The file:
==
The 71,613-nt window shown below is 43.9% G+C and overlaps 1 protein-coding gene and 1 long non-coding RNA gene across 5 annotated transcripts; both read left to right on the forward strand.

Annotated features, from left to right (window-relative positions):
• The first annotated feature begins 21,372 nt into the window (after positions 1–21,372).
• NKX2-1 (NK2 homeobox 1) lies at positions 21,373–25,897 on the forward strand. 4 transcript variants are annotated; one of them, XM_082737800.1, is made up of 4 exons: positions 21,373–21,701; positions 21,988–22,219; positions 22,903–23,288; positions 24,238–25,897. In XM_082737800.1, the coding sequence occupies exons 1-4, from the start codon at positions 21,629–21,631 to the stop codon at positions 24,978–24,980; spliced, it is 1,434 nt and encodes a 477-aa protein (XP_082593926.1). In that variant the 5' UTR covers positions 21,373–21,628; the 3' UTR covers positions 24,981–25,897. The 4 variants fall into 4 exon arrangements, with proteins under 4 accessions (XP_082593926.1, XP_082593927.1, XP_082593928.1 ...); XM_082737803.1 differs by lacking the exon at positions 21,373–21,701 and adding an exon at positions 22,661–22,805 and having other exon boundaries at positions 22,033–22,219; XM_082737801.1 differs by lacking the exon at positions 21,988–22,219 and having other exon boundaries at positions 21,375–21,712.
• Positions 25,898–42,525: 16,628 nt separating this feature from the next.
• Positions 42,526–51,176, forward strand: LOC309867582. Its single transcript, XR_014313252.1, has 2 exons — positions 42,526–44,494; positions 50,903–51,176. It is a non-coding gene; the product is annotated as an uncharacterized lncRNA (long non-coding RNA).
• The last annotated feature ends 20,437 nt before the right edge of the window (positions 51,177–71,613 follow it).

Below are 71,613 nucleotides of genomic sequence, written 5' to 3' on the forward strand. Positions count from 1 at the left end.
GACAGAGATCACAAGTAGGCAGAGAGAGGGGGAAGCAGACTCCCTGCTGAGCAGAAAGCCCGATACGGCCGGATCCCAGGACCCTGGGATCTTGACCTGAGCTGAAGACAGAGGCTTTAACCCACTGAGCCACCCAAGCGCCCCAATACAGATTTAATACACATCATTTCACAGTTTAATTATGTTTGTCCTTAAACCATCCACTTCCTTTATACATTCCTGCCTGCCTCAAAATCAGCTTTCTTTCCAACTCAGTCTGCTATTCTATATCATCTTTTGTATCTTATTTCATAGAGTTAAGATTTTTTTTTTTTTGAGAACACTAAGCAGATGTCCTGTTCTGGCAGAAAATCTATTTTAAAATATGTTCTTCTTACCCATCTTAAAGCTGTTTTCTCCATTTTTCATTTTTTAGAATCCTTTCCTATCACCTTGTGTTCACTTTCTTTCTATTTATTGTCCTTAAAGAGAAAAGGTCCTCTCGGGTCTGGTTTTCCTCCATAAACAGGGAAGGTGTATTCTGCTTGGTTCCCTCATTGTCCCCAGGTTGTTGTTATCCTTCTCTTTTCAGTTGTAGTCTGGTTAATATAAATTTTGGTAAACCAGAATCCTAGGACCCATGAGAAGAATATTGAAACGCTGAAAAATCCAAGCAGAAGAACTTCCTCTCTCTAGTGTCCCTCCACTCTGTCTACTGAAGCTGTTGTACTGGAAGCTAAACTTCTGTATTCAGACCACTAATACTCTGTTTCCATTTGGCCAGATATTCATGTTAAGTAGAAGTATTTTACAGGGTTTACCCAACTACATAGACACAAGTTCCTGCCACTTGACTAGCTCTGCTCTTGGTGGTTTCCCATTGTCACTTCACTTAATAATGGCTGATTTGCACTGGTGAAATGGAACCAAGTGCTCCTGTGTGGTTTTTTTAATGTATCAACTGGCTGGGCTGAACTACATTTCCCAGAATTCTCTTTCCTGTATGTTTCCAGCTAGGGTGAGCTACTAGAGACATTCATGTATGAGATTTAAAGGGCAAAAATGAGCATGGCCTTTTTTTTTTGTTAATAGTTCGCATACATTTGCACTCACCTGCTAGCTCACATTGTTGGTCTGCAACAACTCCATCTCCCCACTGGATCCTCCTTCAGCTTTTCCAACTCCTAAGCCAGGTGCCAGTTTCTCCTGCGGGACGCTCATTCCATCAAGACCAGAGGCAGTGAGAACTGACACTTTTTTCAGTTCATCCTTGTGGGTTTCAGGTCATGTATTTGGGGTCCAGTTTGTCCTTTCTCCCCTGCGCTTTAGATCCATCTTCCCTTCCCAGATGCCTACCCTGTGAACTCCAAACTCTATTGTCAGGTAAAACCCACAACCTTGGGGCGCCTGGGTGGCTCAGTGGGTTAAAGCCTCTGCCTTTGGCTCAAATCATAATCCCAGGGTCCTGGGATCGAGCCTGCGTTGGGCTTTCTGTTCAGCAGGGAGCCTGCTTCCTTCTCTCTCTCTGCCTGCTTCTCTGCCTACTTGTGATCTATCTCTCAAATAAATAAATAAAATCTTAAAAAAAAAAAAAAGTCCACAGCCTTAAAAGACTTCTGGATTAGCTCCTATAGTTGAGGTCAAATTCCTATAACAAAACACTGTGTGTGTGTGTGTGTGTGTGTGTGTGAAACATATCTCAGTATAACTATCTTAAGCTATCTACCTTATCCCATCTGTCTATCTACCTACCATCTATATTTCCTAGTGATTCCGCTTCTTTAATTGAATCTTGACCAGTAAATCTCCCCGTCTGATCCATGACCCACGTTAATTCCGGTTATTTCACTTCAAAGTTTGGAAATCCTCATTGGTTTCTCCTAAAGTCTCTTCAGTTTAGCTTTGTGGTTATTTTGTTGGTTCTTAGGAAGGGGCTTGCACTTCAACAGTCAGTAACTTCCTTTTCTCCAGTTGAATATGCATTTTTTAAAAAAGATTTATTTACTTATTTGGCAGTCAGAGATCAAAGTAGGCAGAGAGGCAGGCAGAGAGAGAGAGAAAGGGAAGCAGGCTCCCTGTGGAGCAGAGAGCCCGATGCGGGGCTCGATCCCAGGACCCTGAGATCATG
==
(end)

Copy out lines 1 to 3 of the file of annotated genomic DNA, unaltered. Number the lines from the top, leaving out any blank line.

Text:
The 71,613-nt window shown below is 43.9% G+C and overlaps 1 protein-coding gene and 1 long non-coding RNA gene across 5 annotated transcripts; both read left to right on the forward strand.

Annotated features, from left to right (window-relative positions):
• The first annotated feature begins 21,372 nt into the window (after positions 1–21,372).